New-car sales in Spain rose 6.6 percent to 105,853 in December, boosted by an additional selling day and strong sales to rental companies.
Sales to rental companies jumped 49 percent, while registrations by companies (which include self-registrations by automakers and dealers) grew by 14 percent. Sales to private customers fell 6.9 percent.
Sales of gasoline-powered cars increased by 6.9 percent for a 57.7 percent share of the market, down 1.7 percent from December 2018. Registrations of diesel-powered vehicles were down 3.7 percent for a 29.1 percent share, 3.2 percent lower than December 2018.
Sales of electrified cars including full-electric and hybrid models plus vehicles powered by liquefied petroleum gas and compressed natural gas rose 39 percent to a 13.1 percent market share. Hybrid car sales grew 88 percent for a 10.7 market share.
The Seat Leon compact hatchback was the most popular model both during the month and the full year, followed by the Dacia Sandero small hatchback. The Seat Ibiza small hatchback was No. 3 in December, while the Nissan Qashqai took third place for the year.
Fiat brand registrations increased 62 percent because of a 300 percent rise in sales of the Panda minicar. Within the Fiat Chrysler Automobiles group, Jeep registrations were down 23 percent while Alfa Romeo gained 5.1 percent.
Among Volkswagen Group brands, Skoda's registrations grew 54 percent and Seat gained 33 percent. VW brand's volume was up 2.4 percent and Audi posted a 25 percent increase.
Renault brand sales were down 12 percent, while sister brand Dacia suffered a 7 percent decline.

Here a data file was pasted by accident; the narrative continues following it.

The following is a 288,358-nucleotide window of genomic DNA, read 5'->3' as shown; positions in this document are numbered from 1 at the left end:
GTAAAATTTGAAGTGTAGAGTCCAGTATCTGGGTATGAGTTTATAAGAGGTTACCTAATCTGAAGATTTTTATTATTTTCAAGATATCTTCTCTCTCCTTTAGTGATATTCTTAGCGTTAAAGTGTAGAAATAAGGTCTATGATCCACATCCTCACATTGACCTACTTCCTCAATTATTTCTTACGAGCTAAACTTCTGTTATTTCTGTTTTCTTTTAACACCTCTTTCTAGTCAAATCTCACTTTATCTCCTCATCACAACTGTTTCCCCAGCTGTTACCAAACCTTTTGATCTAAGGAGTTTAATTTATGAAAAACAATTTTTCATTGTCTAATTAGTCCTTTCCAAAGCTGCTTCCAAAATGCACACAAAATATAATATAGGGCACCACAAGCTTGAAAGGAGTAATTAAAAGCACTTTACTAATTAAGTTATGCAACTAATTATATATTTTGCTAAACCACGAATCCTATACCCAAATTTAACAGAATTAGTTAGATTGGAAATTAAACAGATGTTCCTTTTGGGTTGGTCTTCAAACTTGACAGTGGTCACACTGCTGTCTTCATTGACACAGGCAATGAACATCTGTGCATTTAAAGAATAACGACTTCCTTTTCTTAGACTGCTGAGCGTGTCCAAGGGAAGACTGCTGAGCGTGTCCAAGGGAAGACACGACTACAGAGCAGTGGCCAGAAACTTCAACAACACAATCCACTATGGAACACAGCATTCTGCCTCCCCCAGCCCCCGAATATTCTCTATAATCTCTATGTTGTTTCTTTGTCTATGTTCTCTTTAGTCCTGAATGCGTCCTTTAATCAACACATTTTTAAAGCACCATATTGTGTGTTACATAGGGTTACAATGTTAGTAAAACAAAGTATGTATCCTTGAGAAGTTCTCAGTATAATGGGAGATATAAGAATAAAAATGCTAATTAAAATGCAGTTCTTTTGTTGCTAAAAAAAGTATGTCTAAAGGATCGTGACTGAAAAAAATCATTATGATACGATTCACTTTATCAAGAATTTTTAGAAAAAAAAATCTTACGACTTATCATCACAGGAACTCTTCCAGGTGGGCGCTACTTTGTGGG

Within the PSA Group, Opel registrations dropped 36 percent, Peugeot sales were down 0.6 percent and Citroen gained 0.4 percent.
Asian brands had mixed results.
Kia posted a 58 percent jump, helped by the recently launched compact crossover XCeed. Sister brand Hyundai saw a 2.3 percent decline.
Mazda's registrations jumped 47 percent and Toyota's sales increased 20 percent, while Nissan's registrations fell 17 percent.
Among other brands, Mercedes-Benz sales were up 28 percent, while German rival BMW suffered a 19 percent drop.
Ford sales increased 24 percent as sales of the freshly renewed compact crossover Kuga jumped 238 percent, giving it the fourth place among the best-selling models.
Annual new-car sales fell in 2019 for the first time since 2012, falling 4.8 percent decline to 1.256 million.
Industry association ANFAC forecasts 2020 sales will be at a similar level to 2019, with a weaker first half and a recovery in the second part of the year.
Dealer associations FACONAUTO and GANVAM believe the "high economic and political uncertainty" will trigger a 3 percent decline.